A Russian plane, Kogalymavia Flight 9268, carrying 224 people from Sharm el-Sheikh, the Egyptian Red Sea resort destination, to St. Petersburg, Russia, crashed in the Sinai on Saturday, killing everyone on board. ISIS immediately claimed responsibility, and several international air carriers quickly changed their routes to avoid Sinai airspace, but it’s unlikely that ISIS shot this plane down (although that doesn’t mean it wasn’t involved; see below).
Yes, ISIS’s Sinai Province affiliate is active in the territory over which this plane was flying when it went down, and yes, ISIS is openly waging jihad against Russia over Russia’s intervention in Syria. But the logistics of shooting down an aircraft at 30,000 feet, reportedly the last known altitude of the Russian plane, have to be considered beyond Sinai Province’s capabilities unless and until somebody proves otherwise. You can’t just hit a jet at that altitude with small arms fire, or even with a MANPADS (Man Portable Air Defense System); it’s just too high up. Even the most advanced MANPADS in existence (which Sinai Province doesn’t have), fired from the highest point in the Sinai (which wasn’t anywhere near where the plane went down) couldn’t have hit the plane at that altitude. You could shoot a civilian airliner down with a MANPADS (it’s been done a few times), but you’d almost certainly have to do it around takeoff or landing, not at or near cruising altitude. You might be able to modify a MANPADS missile to give it a higher ceiling, but you’d have to reduce its destructive potential, and if you’re going to shoot a plane down, why go to all this trouble instead of just shooting the plane down before it gets to cruising altitude?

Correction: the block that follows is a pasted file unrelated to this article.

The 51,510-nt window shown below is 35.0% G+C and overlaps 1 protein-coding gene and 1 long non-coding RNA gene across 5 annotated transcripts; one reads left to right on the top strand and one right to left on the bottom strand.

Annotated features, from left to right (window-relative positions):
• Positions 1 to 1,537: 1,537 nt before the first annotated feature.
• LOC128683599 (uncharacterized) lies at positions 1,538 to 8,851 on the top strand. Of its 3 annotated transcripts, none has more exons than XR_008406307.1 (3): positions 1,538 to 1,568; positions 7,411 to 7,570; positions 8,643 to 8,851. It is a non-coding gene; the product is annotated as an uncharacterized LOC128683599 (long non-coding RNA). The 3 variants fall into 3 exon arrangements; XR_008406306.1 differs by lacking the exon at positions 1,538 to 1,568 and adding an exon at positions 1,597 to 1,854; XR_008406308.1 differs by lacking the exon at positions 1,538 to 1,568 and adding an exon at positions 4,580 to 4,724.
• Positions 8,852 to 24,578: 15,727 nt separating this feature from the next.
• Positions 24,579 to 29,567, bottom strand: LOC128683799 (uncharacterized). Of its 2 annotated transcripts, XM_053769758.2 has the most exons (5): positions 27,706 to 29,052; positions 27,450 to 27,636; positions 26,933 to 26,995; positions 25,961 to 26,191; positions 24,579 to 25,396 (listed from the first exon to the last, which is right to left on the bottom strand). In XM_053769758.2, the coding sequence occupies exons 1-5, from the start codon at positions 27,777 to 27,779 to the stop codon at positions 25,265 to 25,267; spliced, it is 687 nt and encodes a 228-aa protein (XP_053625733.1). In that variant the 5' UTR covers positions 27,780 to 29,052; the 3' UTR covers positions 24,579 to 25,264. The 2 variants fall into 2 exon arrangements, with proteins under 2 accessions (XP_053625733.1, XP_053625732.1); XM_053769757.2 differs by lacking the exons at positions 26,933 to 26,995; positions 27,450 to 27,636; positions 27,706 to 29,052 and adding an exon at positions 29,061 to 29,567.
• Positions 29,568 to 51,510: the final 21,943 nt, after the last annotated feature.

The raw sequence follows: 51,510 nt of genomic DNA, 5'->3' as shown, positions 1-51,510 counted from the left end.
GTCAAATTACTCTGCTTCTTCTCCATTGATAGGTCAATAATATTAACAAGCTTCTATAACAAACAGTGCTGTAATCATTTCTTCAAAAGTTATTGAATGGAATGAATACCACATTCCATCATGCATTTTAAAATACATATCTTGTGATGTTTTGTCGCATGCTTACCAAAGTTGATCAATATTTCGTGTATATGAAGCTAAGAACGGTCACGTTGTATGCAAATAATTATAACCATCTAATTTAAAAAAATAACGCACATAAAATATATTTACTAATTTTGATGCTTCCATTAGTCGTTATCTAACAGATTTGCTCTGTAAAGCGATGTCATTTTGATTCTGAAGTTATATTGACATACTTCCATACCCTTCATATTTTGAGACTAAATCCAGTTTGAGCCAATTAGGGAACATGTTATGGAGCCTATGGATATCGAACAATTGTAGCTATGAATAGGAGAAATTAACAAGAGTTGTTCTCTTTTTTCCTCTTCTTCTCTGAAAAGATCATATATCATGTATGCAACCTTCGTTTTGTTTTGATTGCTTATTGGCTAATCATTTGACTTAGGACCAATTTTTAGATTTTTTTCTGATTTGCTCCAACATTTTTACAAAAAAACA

Sinai Province does have some portable air defense weapons, but these have ceilings in the 10,000-12,000 foot range. It would need an anti-aircraft battery to take down something that high up, and, again, there’s no evidence it’s got access to anything like that. ISIS is believed to have gotten hold of one Soviet 2K12 Kub mobile anti-aircraft battery in the Syria-Iraq theater, which could definitely hit something flying at 30,000 feet. But there’s no evidence to suggest that it somehow transferred (or could transfer) that battery to Sinai, nor is there any obvious reason why it would have done so, rather than keeping it in Syria-Iraq where it’s being bombed from the air on a daily basis. In addition to what is known about Sinai Province’s capabilities, there’s also been no reported (and I stress reported) evidence from the crash site(s) to indicate that a missile strike brought the plane down.
On the other hand, aircraft don’t just fall out of the sky, especially once they’re at cruising altitude, so clearly something caused it to happen. It is possible that ISIS could have gotten a bomb onto the plane, but again it seems prudent to me to wait for actual evidence of that possibility before jumping to it. The investigation is likely to take months, and that assumes that we’ll ever actually learn what happened; some crashes are just never solved, and you’re also dealing with Egypt and Russia, two authoritarian governments that tightly control their respective national medias, leading the investigation.